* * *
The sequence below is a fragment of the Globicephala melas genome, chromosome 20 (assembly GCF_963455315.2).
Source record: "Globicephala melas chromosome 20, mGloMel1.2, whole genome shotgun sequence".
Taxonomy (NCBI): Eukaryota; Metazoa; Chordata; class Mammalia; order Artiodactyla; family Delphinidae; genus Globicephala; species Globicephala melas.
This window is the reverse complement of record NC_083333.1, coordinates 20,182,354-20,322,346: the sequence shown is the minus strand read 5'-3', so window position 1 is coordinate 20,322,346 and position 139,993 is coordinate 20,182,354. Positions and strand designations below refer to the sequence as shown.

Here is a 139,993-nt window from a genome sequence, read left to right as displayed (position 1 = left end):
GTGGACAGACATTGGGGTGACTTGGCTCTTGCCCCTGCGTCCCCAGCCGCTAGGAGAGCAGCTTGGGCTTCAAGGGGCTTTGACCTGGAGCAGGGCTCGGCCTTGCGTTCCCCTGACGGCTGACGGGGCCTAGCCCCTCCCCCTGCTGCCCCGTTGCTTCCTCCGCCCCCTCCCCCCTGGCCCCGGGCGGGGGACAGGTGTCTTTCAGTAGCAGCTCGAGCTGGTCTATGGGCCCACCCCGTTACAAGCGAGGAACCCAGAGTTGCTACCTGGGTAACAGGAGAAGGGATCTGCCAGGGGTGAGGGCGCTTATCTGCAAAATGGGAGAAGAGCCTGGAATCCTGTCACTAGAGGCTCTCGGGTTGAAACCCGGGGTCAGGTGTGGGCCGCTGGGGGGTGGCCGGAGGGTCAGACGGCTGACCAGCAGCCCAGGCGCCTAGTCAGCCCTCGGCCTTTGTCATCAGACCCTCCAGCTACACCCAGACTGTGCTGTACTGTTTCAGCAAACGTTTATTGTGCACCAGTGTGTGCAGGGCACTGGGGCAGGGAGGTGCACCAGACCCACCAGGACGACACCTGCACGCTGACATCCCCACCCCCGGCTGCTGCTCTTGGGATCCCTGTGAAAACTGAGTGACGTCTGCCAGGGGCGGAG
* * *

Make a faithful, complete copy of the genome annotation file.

The sequence below is a fragment of the Globicephala melas genome, chromosome 20 (assembly GCF_963455315.2).
Source record: "Globicephala melas chromosome 20, mGloMel1.2, whole genome shotgun sequence".
Taxonomy (NCBI): Eukaryota; Metazoa; Chordata; class Mammalia; order Artiodactyla; family Delphinidae; genus Globicephala; species Globicephala melas.
This window is the reverse complement of record NC_083333.1, coordinates 20,182,354-20,322,346: the sequence shown is the minus strand read 5'-3', so window position 1 is coordinate 20,322,346 and position 139,993 is coordinate 20,182,354. Positions and strand designations below refer to the sequence as shown.

Here is a 139,993-nt window from a genome sequence, read left to right as displayed (position 1 = left end):
GTGGACAGACATTGGGGTGACTTGGCTCTTGCCCCTGCGTCCCCAGCCGCTAGGAGAGCAGCTTGGGCTTCAAGGGGCTTTGACCTGGAGCAGGGCTCGGCCTTGCGTTCCCCTGACGGCTGACGGGGCCTAGCCCCTCCCCCTGCTGCCCCGTTGCTTCCTCCGCCCCCTCCCCCCTGGCCCCGGGCGGGGGACAGGTGTCTTTCAGTAGCAGCTCGAGCTGGTCTATGGGCCCACCCCGTTACAAGCGAGGAACCCAGAGTTGCTACCTGGGTAACAGGAGAAGGGATCTGCCAGGGGTGAGGGCGCTTATCTGCAAAATGGGAGAAGAGCCTGGAATCCTGTCACTAGAGGCTCTCGGGTTGAAACCCGGGGTCAGGTGTGGGCCGCTGGGGGGTGGCCGGAGGGTCAGACGGCTGACCAGCAGCCCAGGCGCCTAGTCAGCCCTCGGCCTTTGTCATCAGACCCTCCAGCTACACCCAGACTGTGCTGTACTGTTTCAGCAAACGTTTATTGTGCACCAGTGTGTGCAGGGCACTGGGGCAGGGAGGTGCACCAGACCCACCAGGACGACACCTGCACGCTGACATCCCCACCCCCGGCTGCTGCTCTTGGGATCCCTGTGAAAACTGAGTGACGTCTGCCAGGGGCGGAG